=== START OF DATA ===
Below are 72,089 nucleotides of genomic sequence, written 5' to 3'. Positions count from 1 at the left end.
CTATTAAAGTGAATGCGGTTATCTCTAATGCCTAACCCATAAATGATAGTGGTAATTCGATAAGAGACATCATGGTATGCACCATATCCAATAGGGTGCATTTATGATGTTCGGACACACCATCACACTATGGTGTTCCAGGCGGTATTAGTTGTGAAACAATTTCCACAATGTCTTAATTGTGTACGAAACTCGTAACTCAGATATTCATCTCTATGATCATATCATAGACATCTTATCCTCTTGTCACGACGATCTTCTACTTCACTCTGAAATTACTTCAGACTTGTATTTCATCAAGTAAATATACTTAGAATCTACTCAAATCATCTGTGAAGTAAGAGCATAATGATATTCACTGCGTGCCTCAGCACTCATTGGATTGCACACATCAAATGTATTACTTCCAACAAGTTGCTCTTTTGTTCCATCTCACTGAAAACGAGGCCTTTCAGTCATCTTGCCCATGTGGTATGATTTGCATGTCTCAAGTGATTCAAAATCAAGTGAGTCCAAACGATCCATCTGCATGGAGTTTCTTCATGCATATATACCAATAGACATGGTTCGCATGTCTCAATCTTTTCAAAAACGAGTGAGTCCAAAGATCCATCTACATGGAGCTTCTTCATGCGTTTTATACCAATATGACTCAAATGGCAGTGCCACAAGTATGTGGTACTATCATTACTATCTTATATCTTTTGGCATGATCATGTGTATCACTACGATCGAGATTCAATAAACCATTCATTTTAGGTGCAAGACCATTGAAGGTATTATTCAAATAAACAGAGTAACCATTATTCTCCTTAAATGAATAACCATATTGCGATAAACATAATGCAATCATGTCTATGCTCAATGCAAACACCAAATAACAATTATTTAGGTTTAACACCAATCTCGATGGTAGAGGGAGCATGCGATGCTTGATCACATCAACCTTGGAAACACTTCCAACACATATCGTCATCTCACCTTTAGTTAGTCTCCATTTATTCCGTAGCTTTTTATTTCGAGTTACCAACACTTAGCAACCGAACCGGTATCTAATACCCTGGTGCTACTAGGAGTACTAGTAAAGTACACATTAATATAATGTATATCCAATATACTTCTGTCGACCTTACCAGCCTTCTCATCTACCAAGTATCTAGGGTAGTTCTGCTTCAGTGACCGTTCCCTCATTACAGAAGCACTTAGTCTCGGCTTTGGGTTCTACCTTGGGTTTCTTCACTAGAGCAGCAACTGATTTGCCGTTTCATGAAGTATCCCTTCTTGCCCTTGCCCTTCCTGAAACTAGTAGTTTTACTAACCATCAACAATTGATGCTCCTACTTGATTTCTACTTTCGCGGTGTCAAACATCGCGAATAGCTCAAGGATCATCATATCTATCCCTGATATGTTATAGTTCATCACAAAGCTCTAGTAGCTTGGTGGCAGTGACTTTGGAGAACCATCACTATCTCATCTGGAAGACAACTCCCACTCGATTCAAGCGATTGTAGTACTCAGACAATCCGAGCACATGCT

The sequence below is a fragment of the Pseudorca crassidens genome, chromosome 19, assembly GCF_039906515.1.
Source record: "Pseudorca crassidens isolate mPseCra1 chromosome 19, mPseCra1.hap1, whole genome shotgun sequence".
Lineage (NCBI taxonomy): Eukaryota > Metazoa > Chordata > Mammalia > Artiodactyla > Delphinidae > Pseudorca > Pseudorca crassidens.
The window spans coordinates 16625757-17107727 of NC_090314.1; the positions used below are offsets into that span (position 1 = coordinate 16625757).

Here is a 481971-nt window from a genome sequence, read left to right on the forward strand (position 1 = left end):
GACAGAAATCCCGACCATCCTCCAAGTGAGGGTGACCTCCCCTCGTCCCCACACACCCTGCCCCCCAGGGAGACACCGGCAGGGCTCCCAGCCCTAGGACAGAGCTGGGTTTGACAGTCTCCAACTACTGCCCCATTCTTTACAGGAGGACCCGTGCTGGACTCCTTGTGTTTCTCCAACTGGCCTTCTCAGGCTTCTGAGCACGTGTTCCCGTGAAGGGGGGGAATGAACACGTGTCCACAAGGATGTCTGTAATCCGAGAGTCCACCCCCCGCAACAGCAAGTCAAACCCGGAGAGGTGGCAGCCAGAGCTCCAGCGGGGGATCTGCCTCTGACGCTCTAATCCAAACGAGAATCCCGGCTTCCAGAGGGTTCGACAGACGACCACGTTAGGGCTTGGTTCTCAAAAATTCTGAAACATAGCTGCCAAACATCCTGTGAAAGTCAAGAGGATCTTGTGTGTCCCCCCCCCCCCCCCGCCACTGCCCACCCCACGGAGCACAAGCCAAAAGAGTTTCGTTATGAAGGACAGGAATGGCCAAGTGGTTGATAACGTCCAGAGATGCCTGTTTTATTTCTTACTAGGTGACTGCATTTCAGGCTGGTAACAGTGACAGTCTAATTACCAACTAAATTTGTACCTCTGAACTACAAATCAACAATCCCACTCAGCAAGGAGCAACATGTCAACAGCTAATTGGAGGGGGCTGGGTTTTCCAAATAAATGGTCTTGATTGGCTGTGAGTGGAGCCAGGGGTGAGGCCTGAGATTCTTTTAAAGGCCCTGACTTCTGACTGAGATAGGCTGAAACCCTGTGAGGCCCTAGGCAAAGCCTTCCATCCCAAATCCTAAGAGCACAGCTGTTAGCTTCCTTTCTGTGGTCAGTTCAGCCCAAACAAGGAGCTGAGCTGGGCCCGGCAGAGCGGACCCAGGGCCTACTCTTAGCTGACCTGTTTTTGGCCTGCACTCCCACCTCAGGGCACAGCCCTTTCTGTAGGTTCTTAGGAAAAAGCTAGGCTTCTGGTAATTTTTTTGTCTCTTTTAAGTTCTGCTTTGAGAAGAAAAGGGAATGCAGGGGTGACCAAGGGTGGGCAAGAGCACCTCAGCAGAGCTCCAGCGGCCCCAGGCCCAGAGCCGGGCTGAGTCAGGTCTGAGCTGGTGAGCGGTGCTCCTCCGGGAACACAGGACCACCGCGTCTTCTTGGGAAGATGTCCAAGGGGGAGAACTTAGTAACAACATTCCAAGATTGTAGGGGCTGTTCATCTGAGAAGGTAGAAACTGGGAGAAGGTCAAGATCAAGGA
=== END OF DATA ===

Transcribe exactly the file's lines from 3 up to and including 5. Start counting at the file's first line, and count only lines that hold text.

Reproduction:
The sequence below is a fragment of the Pseudorca crassidens genome, chromosome 19, assembly GCF_039906515.1.
Source record: "Pseudorca crassidens isolate mPseCra1 chromosome 19, mPseCra1.hap1, whole genome shotgun sequence".
Lineage (NCBI taxonomy): Eukaryota > Metazoa > Chordata > Mammalia > Artiodactyla > Delphinidae > Pseudorca > Pseudorca crassidens.